Figure 2.7Figure 2.7 Viewing advanced access control.

Double-click any group account in the Access Control Settings window to view and edit special permissions, as shown in Figure 2.8.

Figure 2.8Figure 2.8 Viewing special permissions.

File permissions are applied file by file. Folder permissions, however, can be applied to a folder, a folder plus all of its subfolders, or a folder, its subfolders, and all of the files in that folder and subfolders.

You may select the level of security you prefer from the Apply onto drop-down menu in the Permission Entry dialog box (see Figure 2.8).

Optimizing Access

Unless you explicitly change them, files and folders inherit permissions from their parent objects. For example, if you create a "Downloads" folder at the root level of your computer's hard drive (e.g., C:), then copy the file "MCSE.HTM" into that folder, the file adopts the same permissions as the root. In short, \Downloads inherits its permissions from C:\ and MCSE.HTM in turn inherits its permissions from \Downloads.

You may change this behavior by simply deselecting the Allow inheritable permissions from parent to propagate to this object check box in the Properties dialog box (see Figure 2.6) or Access Control Settings dialog box (see Figure 2.7). This enables the previously described Apply onto drop-down menu.

It also opens the Security dialog box shown in Figure 2.9, in which you may choose to forgo inheritance in favor of your own explicit permissions scheme. Choose with care, for you might make data inaccessible to the system or other users that you should have left alone.

Figure 2.9Figure 2.9 Choosing to bypass permissions inheritance.

You can tell that a file or folder is inheriting its permissions if the permissions check boxes are grayed out, or the Remove button is unavailable (see Figure 2.6).

If your account has Full Control over a folder, you have the power to delete subfolders and files within that folder regardless of the permissions assigned to those subfolders and files individually.

Combined Permissions

Users and groups can both be granted NTFS permissions. Sometimes a user is a member of multiple groups that have different access levels to a resource through NTFS permissions. In such a case, that user's combined permissions, including the least restrictive level granted by these associations, is the effective permission level. The exception comes into play if the user or one of the groups of which the user is a member has been assigned the Deny permission. The Deny permission overrules any other combination of permissions that user might have otherwise been granted.

Taking Ownership

You can assign the NTFS permission to take ownership of files or folders through special permissions. By default, the creator of a file or folder is its owner and has Full Control over it. In order for another user to take ownership, that user must be given that right through NTFS permissions. If the owner has removed every user but himself, only an Administrator can take ownership. (An Administrator always has this access.)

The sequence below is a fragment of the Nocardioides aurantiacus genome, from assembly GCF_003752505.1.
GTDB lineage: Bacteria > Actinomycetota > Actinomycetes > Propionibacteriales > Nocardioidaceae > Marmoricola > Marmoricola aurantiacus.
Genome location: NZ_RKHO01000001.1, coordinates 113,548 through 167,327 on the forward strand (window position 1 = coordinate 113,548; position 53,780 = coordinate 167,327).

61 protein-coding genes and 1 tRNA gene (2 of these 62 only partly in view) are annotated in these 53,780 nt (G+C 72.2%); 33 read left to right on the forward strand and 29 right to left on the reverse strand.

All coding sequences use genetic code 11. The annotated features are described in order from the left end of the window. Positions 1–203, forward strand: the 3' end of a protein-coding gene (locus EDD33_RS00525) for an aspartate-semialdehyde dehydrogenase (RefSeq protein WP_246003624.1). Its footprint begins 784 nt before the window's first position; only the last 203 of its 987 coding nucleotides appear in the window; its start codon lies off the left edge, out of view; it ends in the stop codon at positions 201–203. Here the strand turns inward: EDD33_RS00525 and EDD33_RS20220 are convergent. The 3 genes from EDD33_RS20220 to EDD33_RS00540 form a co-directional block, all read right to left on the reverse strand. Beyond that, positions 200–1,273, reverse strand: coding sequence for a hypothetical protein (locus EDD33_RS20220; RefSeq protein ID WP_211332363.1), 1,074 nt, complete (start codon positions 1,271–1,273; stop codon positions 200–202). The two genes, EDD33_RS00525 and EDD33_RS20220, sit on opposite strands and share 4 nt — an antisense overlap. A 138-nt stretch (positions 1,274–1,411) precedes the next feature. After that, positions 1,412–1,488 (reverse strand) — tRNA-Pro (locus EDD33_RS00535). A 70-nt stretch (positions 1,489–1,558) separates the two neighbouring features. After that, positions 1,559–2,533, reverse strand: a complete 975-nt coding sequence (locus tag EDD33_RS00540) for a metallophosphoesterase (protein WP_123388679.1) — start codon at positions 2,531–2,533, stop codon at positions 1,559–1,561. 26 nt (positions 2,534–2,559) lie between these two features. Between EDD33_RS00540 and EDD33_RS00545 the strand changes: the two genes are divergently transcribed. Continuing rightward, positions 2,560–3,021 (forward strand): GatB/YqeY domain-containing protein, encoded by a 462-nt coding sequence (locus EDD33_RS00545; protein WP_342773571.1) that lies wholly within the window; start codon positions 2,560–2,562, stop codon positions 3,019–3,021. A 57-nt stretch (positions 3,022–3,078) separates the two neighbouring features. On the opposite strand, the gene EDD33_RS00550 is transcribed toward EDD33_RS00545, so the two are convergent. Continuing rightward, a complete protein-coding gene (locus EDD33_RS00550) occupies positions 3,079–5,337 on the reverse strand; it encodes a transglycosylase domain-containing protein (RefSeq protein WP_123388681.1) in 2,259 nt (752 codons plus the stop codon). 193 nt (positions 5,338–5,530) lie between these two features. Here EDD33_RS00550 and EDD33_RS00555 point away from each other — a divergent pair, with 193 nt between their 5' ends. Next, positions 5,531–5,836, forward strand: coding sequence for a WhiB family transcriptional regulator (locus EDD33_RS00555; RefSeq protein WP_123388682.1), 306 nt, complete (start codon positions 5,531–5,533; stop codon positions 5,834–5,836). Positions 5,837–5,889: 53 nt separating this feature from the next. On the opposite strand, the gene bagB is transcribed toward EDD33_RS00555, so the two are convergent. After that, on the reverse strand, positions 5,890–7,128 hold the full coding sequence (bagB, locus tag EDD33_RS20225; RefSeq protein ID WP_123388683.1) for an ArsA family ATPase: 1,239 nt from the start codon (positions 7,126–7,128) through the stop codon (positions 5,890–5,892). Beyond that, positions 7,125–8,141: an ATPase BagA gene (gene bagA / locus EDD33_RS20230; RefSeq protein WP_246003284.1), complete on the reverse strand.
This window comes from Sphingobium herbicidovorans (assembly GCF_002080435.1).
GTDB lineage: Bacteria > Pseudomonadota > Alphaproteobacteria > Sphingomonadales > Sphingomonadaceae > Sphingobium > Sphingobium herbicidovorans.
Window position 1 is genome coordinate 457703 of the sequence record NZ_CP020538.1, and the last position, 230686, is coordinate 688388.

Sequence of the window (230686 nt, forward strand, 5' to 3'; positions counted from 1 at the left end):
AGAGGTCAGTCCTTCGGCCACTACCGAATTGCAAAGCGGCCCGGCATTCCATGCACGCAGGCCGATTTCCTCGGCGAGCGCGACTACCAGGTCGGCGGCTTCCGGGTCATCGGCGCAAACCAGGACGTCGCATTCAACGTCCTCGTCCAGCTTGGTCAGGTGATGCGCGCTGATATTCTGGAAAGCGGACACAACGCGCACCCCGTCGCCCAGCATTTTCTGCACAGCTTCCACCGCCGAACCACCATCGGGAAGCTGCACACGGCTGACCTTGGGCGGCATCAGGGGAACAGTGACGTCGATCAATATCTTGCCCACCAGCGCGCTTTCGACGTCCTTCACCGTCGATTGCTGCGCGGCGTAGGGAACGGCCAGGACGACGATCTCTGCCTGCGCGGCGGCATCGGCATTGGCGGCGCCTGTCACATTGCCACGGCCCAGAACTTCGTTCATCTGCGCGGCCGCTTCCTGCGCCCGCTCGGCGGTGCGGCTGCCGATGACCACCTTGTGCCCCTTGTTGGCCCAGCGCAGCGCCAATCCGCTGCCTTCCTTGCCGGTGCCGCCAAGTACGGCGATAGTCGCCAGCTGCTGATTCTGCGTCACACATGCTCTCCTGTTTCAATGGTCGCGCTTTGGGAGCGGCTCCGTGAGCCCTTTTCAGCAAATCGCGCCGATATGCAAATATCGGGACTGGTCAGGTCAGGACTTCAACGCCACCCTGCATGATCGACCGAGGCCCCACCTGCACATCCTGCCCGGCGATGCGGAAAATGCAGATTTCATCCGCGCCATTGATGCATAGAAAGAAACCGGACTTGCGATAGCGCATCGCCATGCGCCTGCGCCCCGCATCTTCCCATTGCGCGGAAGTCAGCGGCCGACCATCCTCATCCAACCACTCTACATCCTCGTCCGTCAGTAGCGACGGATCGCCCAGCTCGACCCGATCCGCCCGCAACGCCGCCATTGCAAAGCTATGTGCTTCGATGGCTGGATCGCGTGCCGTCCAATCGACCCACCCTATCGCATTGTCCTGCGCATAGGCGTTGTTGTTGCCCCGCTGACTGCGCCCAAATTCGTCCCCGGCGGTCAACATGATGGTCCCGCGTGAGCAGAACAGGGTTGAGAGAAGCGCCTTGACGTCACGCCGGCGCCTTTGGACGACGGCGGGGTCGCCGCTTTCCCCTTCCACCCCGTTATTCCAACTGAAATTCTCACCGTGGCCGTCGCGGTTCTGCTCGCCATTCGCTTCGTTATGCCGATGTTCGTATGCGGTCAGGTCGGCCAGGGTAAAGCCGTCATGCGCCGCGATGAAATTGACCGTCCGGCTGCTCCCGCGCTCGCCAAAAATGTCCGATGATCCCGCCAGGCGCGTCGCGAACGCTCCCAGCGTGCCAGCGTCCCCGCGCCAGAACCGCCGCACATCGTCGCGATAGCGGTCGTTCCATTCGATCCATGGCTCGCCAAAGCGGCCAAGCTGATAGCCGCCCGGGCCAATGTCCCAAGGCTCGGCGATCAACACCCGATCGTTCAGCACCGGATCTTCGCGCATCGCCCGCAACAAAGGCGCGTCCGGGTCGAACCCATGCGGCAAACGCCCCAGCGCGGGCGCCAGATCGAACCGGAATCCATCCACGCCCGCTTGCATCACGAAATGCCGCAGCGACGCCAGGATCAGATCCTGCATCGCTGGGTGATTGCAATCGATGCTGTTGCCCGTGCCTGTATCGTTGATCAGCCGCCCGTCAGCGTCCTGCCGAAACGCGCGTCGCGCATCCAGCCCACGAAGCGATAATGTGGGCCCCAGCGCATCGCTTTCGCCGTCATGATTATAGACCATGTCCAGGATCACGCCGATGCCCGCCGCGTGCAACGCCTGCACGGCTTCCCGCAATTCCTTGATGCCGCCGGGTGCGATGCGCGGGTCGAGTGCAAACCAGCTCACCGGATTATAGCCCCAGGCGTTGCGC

You can give a user permission to use a resource, but you cannot give away ownership. When an Administrator makes himself owner of a resource, he remains owner until someone else that he permits takes ownership, or takes back ownership. This way, an unsuspecting user cannot be made to look like he made changes to someone else's files or folders. It will be apparent that the administrator has ownership.

You can give someone the right to take ownership by granting Take Ownership or Change Permissions special permissions, or Full Control standard permission.

Denying Permissions

Choosing to Deny a permission overrides all other permissions for all users and groups except Administrators. For instance, a user that is a member of Group One, which has Full Control, will be able to Change Permissions. However, if the user is also a member of Group Two, which has been denied Change Permissions, the user is restricted.

Moving or Copying Files

Copying a file from one folder to another applies the permissions of the new host folder to that file. The original file is deleted, and a new one is created in the new folder. Moving a file between folders allows the file to retain its original permissions. The file stays in the same physical location on the disk. In the target folder, a new pointer to the file is created. If a move is made across partitions, however, the file is actually deleted and recreated in the new folder, thus assuming the permissions of the new folder.

Study Break

Assign Special Permissions

Practice what you have learned by assigning special permissions to folders and files.

First, create a folder at the root level of your computer's hard drive (e.g, C:). Next, drag a file into this folder. Open the file's Properties dialog box and switch to the Security tab. De-select the Allow inheritable permissions from parent to propagate to this object check box to access the grayed out checkboxes. Experiment with assigning various standard and special permissions.